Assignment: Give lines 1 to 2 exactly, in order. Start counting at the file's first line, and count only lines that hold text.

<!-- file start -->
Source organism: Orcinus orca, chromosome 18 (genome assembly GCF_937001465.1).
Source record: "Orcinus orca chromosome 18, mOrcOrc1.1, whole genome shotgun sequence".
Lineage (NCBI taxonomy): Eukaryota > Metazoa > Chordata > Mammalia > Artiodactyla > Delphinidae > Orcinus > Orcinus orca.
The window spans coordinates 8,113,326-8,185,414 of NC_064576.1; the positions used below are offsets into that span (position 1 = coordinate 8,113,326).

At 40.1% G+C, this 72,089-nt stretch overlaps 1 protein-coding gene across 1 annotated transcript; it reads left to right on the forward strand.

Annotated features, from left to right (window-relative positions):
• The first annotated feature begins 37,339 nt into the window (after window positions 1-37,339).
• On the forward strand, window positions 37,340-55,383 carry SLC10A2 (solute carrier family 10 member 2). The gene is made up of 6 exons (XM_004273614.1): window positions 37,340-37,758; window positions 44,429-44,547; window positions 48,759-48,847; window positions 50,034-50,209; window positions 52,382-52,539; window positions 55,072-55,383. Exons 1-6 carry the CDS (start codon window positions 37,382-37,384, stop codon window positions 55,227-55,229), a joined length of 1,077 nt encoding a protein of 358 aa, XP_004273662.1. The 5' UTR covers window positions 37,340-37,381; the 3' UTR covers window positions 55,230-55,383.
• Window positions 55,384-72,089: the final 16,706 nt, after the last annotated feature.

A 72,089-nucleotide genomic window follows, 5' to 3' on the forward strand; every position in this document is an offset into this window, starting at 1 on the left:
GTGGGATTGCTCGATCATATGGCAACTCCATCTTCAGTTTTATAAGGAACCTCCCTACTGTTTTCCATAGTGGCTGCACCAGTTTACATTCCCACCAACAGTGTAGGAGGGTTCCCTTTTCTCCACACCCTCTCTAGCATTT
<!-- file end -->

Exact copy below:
Source organism: Orcinus orca, chromosome 18 (genome assembly GCF_937001465.1).
Source record: "Orcinus orca chromosome 18, mOrcOrc1.1, whole genome shotgun sequence".